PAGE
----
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Madrigals’ caroling gigs spread joy in community

Catherine Gagulashvili staff writer

The Madrigals singers have been caroling around the Beverly Hills and L.A. County communities to spread joy throughout the holiday season.

The caroling gigs are small community performances. Some shows, such as performing for the Los Angeles Lion’s Club, have been performed by the Madrigals for over 40 years. Other performances, such as performing at the Bold Holidays at Rodeo Drive are new additions to the Madrigals’ list of caroling spots. The carols include Christmas, Hanukkah and secular holiday songs.

The singers received the sheet music for the carols last May, when they found out if they had made the choral group. They have been preparing for the caroling performances, which also serve as a fundraiser since then. The money raised from caroling goes to the Madrigals ASB account and is later used to help cover the cost of the annual choral trip, will take place in Minneapolis this year.

“We sign up for caroling because the donations benefit our program. We put in so much work [that] it would be a waste if we didn’t get to share it with the community,” junior Dora Hewitt said. “I think it is a super rewarding and worthwhile experience to sign up for.”

The singers can be hired for events at a rate of $150 for 30 minutes. A minimum of eight singers form a vocally balanced group.

“It’s a balanced group. We’re singing at least four part music, which means you have to have a specific amount of sopranos, altos, tenors and basses. So the octet would [include] two sopranos, two altos, two tenors and two basses,” choral teacher Stacey Kikkawa said.

The singers by no means have to sign up for the gigs, but many volunteer simply because they enjoy caroling and its rewards.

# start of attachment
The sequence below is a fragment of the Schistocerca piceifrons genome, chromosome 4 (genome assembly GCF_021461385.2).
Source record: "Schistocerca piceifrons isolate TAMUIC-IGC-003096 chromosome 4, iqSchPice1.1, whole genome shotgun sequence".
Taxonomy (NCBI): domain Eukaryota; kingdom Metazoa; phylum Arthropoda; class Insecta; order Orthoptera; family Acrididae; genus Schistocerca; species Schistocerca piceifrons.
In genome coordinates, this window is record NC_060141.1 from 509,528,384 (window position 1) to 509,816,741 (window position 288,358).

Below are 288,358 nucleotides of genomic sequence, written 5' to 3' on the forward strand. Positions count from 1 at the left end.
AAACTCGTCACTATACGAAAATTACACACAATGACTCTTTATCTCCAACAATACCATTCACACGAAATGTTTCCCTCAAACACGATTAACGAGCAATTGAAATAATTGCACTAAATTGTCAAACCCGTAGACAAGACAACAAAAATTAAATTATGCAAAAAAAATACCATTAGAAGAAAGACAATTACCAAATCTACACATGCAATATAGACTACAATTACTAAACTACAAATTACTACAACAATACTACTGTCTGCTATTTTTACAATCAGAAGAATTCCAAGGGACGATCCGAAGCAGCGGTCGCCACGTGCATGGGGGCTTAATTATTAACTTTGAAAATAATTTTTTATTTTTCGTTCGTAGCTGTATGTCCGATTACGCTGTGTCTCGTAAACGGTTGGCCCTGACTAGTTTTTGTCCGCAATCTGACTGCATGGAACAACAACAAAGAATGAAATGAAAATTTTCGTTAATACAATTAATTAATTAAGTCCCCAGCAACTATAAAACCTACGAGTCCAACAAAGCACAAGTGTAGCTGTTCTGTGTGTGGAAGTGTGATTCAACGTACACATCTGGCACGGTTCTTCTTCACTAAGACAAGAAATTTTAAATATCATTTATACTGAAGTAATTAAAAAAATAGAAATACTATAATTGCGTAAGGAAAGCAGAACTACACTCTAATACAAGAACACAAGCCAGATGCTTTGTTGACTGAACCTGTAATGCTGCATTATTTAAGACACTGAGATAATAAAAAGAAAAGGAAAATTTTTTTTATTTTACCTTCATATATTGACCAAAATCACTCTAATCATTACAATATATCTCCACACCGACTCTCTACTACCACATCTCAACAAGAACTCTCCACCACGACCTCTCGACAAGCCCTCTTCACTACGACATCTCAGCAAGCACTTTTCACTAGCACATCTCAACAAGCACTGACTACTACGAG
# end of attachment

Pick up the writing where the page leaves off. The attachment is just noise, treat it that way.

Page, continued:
“My favorite part of caroling so far has been seeing the faces of people that grew up with some of the songs that we sing; you can’t unsee that feeling of joy,” senior Alan Lubinsky said.

Hewitt agrees that the faces of the audience make the experience worthwhile.

“I love the looks on people’s faces when we sing and it’s beautiful to see people singing along. At one of the gigs I saw a woman crying when we sang ‘Angels We Have Heard On High,’” she said. “It was emotional for me to see how much our music can touch people. It’s a really interesting way to be able to connect with people through song, and just looking at the audience and smiling.”

Kikkawa finds that because caroling is student-run, it helps the singers develop skills such as conducting, dealing with and reacting to audiences, and becoming better performers.

“It’s all the job training. There’s no substitute for the job training and having to perform live all the time. [Caroling] gives [the singers] more performance education and shows the community that students can work in a professional entity,” Kikkawa said. “Any of these community organizations could have hired a professional group, [but they chose to hire the students]. It’s really nice to know that they are thinking about us and they are willing to hire and gift that job training and performance training to the students.”

Even though caroling allows students to become better as singers, the singers keep signing up because of the joy they are able to spread throughout the holiday season.

“I’m just really glad that I have been able to do something like this. It has been so beautiful to share live music with those around us and to brighten another person’s day just by singing to them and acknowledging them. It feels amazing to be acknowledged in return,” Hewitt said. “We did an assembly at Albion Street where we performed the carols and to see the way the kids just purely enjoyed themselves was a one of a kind event for me.” 

Click here to see an interactive map of the Madrigals’ upcoming gigs.

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